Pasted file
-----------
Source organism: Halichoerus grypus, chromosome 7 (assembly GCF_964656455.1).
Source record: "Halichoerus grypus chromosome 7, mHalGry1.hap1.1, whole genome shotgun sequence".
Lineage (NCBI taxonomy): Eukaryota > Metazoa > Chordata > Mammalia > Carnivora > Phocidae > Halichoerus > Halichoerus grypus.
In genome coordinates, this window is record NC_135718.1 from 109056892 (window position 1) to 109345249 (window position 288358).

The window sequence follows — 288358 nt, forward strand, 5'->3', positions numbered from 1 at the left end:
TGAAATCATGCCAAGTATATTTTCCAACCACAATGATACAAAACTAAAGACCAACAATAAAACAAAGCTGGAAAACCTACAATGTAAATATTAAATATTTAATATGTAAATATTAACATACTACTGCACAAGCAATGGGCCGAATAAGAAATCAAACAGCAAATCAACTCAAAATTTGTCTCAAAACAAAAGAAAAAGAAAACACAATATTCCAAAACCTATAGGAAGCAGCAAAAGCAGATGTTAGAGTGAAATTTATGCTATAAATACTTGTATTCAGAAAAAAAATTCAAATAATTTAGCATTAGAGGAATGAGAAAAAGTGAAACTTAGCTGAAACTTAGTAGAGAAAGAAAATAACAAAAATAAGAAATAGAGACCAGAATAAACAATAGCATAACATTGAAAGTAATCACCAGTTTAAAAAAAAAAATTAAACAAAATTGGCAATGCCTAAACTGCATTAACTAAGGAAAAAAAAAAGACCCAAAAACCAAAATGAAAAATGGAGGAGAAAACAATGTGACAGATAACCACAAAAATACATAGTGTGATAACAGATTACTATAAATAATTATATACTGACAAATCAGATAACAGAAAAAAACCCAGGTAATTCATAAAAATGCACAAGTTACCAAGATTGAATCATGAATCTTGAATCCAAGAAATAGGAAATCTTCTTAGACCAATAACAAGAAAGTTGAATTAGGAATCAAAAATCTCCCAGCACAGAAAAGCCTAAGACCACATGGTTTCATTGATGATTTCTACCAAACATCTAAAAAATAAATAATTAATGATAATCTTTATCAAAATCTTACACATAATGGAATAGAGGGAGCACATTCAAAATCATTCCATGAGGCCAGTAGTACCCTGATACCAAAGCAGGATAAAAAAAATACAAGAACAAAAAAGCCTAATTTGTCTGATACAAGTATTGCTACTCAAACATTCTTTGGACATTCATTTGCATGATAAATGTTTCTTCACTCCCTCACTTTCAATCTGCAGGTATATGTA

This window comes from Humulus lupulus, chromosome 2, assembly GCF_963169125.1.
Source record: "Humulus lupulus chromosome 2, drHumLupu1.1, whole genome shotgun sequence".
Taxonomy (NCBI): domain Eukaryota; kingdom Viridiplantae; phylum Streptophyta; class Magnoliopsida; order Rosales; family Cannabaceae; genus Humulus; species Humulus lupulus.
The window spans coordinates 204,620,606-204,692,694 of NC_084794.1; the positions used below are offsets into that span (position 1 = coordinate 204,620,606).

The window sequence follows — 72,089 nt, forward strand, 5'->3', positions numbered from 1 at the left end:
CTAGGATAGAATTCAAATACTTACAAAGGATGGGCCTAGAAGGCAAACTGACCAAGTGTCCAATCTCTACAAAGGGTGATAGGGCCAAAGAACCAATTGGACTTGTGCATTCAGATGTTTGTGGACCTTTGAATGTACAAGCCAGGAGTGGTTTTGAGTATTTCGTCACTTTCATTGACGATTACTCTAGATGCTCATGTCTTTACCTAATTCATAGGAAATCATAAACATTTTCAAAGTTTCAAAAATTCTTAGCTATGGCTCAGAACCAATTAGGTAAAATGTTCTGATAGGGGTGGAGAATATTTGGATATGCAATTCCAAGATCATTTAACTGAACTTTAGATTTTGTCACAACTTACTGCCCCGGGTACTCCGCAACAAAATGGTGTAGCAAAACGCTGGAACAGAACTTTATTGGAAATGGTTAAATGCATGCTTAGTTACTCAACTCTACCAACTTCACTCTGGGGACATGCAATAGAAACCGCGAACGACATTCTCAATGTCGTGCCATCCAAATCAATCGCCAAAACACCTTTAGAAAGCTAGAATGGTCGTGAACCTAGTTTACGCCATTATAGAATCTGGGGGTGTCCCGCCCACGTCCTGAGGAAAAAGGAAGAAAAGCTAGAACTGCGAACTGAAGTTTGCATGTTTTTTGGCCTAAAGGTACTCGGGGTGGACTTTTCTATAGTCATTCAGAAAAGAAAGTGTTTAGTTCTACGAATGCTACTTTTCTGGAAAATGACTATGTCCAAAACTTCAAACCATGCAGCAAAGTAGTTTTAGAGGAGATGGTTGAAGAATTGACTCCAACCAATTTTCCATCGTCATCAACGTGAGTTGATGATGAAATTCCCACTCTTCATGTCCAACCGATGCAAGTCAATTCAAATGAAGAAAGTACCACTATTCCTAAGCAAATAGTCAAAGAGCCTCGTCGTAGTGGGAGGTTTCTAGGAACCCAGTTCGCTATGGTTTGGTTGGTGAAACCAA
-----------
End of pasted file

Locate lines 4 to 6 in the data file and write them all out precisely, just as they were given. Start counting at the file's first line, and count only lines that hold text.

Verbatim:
In genome coordinates, this window is record NC_135718.1 from 109056892 (window position 1) to 109345249 (window position 288358).

The window sequence follows — 288358 nt, forward strand, 5'->3', positions numbered from 1 at the left end:
TGAAATCATGCCAAGTATATTTTCCAACCACAATGATACAAAACTAAAGACCAACAATAAAACAAAGCTGGAAAACCTACAATGTAAATATTAAATATTTAATATGTAAATATTAACATACTACTGCACAAGCAATGGGCCGAATAAGAAATCAAACAGCAAATCAACTCAAAATTTGTCTCAAAACAAAAGAAAAAGAAAACACAATATTCCAAAACCTATAGGAAGCAGCAAAAGCAGATGTTAGAGTGAAATTTATGCTATAAATACTTGTATTCAGAAAAAAAATTCAAATAATTTAGCATTAGAGGAATGAGAAAAAGTGAAACTTAGCTGAAACTTAGTAGAGAAAGAAAATAACAAAAATAAGAAATAGAGACCAGAATAAACAATAGCATAACATTGAAAGTAATCACCAGTTTAAAAAAAAAAATTAAACAAAATTGGCAATGCCTAAACTGCATTAACTAAGGAAAAAAAAAAGACCCAAAAACCAAAATGAAAAATGGAGGAGAAAACAATGTGACAGATAACCACAAAAATACATAGTGTGATAACAGATTACTATAAATAATTATATACTGACAAATCAGATAACAGAAAAAAACCCAGGTAATTCATAAAAATGCACAAGTTACCAAGATTGAATCATGAATCTTGAATCCAAGAAATAGGAAATCTTCTTAGACCAATAACAAGAAAGTTGAATTAGGAATCAAAAATCTCCCAGCACAGAAAAGCCTAAGACCACATGGTTTCATTGATGATTTCTACCAAACATCTAAAAAATAAATAATTAATGATAATCTTTATCAAAATCTTACACATAATGGAATAGAGGGAGCACATTCAAAATCATTCCATGAGGCCAGTAGTACCCTGATACCAAAGCAGGATAAAAAAAATACAAGAACAAAAAAGCCTAATTTGTCTGATACAAGTATTGCTACTCAAACATTCTTTGGACATTCATTTGCATGATAAATGTTTCTTCACTCCCTCACTTTCAATCTGCAGGTATATGTA